You are here

Choose peace over violence

Saturday, May 19, 2018
Teen who killed teacher tell pupils
Shelly-Ann Anganoo, who is serving a sentence for killing a teacher, addresses students of the Couva West Secondary school during a Student Empowerment Caravan hosted by the T&T Police Service’s Central Division yesterday. PICTURE KRISTIAN DE SILVA

Shelly-Ann Anganoo is serving a sentence for killing a teacher outside of school when she was 18 years old, but yesterday she returned to school to urge pupils to choose peace instead of violence.

Anganoo was one of several speakers who participated in the Central Division’s Student Empowerment Caravan at the Couva West Secondary school.

Giving a heartfelt testimony, Anganoo recalled how she never listened to her mother and how she went into a life of crime because she was trying to fit in. “I was not smart enough to say no. I was skipping school, smoking marijuana and drinking alcohol. At the age of 18, I was sent to prison for murder. I could have been sentenced to hang,” she said.

Instead of the death sentence, Anganoo said she was given a second chance and she used her time in prison to write and pass eight CXC subjects and three A Levels.

Anganoo was sentenced to 20 years hard labour for the murder of school teacher Ralphy Ramcharan on March 25, 2003, at Barataria. She was not a pupil at the time and had met Ramcharan at a bar.

Also speaking at the function was Deputy Chief of Mission at the US Embassy Monica Morse, who urged pupils to stop bullying.

“As a child my dad attempted suicide and I became a target. Later I married a man who bullied me, but I found a way to break the cycle. I was a victim but now I am a survivor! I am a champion,” Morse said to loud applause.

She said she managed to break the cycle by developing self respect and respect for others.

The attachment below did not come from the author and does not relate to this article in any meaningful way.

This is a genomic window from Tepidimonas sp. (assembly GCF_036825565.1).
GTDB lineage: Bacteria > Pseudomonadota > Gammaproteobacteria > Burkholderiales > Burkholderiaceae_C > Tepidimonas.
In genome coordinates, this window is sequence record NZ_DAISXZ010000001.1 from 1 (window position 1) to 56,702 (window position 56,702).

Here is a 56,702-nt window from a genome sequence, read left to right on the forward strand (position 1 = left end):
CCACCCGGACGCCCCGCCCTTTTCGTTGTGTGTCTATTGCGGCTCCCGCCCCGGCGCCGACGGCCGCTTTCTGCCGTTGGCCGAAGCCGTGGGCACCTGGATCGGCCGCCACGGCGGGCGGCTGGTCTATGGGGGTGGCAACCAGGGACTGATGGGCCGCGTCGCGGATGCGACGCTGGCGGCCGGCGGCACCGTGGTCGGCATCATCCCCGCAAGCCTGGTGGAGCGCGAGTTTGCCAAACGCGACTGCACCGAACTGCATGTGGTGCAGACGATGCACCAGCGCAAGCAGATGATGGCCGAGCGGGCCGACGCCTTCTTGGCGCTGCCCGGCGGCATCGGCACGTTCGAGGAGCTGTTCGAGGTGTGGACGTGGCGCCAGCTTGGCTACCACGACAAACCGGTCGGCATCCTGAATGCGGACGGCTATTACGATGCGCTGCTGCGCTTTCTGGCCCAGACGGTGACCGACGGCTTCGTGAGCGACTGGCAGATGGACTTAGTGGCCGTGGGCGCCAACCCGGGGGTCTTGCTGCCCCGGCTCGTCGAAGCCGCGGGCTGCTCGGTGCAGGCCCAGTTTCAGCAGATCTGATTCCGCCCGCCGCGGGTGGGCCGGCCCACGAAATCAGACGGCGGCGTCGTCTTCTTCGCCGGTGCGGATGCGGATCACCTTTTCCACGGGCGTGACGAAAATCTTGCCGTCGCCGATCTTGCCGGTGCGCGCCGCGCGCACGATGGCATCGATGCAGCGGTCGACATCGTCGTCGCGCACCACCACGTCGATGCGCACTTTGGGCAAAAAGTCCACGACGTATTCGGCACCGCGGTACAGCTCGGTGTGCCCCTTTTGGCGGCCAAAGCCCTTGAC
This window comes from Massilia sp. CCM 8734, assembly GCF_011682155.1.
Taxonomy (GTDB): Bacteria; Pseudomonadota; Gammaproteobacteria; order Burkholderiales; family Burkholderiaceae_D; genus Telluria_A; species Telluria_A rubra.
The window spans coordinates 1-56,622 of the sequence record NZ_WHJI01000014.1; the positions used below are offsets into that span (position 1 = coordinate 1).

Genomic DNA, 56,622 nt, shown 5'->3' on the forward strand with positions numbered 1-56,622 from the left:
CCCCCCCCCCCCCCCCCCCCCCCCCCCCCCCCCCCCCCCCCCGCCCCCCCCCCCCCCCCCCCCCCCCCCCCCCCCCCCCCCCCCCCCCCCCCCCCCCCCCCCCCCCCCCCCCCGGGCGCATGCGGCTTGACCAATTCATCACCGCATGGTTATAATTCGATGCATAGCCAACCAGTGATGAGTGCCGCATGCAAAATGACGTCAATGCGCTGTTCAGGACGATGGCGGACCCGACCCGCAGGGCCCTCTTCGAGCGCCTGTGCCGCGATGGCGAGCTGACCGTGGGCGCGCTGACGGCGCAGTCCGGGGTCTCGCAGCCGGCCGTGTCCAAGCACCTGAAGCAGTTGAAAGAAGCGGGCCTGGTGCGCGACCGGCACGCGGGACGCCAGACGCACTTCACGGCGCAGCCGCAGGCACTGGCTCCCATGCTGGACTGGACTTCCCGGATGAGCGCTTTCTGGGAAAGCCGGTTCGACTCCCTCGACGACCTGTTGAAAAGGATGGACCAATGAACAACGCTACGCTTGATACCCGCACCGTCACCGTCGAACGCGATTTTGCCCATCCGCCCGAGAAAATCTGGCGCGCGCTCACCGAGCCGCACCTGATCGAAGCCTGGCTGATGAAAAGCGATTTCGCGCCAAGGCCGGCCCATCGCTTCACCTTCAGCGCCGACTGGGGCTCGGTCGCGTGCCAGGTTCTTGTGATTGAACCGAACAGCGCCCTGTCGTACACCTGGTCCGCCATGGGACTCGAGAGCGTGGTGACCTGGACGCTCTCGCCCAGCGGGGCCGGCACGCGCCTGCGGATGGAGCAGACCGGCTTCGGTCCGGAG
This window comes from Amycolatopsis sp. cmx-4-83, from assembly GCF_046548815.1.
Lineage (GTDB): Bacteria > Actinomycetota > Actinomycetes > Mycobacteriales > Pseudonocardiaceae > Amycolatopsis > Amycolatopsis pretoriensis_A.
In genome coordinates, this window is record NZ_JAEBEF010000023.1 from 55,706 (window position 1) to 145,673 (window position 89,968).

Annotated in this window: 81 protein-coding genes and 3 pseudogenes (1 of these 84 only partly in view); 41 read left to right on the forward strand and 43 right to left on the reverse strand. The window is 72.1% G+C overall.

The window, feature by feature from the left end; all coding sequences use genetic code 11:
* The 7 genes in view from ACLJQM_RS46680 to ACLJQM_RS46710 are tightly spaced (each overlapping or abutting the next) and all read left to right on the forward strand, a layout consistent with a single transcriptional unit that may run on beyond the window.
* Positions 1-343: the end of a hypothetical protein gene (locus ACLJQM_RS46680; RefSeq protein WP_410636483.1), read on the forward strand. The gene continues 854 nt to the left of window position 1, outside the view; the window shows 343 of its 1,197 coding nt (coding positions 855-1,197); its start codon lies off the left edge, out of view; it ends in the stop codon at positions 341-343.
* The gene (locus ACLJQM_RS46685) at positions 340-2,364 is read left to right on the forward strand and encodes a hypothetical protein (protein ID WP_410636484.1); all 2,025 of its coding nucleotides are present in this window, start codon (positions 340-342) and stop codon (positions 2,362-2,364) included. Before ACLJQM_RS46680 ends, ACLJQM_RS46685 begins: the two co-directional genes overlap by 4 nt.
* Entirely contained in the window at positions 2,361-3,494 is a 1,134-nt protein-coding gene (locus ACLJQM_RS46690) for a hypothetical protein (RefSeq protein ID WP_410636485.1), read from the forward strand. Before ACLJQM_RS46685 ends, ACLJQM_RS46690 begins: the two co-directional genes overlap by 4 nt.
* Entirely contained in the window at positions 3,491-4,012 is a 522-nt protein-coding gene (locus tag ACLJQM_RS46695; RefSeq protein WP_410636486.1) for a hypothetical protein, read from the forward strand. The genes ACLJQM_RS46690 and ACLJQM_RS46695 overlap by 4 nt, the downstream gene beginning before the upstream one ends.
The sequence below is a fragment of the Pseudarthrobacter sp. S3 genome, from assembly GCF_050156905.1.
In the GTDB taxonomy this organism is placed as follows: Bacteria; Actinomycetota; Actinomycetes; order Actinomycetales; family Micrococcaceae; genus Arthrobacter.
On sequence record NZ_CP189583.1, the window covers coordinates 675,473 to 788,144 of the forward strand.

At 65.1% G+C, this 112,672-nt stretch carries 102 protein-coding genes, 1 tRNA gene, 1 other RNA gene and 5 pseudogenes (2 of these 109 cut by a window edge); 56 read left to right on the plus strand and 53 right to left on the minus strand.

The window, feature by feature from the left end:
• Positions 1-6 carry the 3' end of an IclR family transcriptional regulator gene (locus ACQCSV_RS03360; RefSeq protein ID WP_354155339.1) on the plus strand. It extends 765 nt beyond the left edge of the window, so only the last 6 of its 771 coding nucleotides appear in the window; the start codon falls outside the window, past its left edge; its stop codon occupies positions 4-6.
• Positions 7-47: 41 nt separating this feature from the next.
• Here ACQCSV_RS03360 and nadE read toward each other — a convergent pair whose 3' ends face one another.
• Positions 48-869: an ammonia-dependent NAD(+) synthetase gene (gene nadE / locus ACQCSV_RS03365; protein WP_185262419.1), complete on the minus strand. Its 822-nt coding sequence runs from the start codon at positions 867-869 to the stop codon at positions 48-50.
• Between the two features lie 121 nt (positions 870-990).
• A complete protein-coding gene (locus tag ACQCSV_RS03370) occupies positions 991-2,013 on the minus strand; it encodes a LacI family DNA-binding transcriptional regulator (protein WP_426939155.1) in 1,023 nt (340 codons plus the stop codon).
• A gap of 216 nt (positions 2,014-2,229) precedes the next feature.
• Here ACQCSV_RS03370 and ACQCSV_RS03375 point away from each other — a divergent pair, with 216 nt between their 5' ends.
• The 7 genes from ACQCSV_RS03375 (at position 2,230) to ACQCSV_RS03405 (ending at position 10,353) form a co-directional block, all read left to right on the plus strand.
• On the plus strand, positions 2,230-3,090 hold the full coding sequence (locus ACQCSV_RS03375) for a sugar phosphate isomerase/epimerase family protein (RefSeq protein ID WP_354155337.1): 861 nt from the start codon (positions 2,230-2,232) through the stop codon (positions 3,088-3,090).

“I found self love and so I developed self respect. I also developed respect for others. Tearing people down is never a good thing,” Morse said. Central Division ACP Patsy Joseph also urged the pupils to stay on the right side of the law, while sensei Marva John Logan said sports can be used as a positive alternative to delinquency and violence. Former pupil Leandra Ramdeen told the pupils she faced good and bad times at the school but engaging in sports helped her to deal with her frustration.

Supt of Prisons at the Youth Training Centre, Germaine De Graff, also advised the pupils to choose peace over violence, saying many youths were now forced to spend their life behind bars because they got caught up with bad company.

Mason Ramjassingh, an inmate at the YTC, said he has regretted his life’s choices which landed him in prison. However, he said he hoped by sharing his experiences he could help others make better choices.

Principal Fay Rasheed Persad said safety in schools was of utmost importance. She thanked the Central Division police and the other agencies for speaking to the pupils.


User comments posted on this website are the sole views and opinions of the comment writer and are not representative of Guardian Media Limited or its staff.

Guardian Media Limited accepts no liability and will not be held accountable for user comments.

Guardian Media Limited reserves the right to remove, to edit or to censor any comments.

Any content which is considered unsuitable, unlawful or offensive, includes personal details, advertises or promotes products, services or websites or repeats previous comments will be removed.

Before posting, please refer to the Community Standards, Terms and conditions and Privacy Policy

User profiles registered through fake social media accounts may be deleted without notice.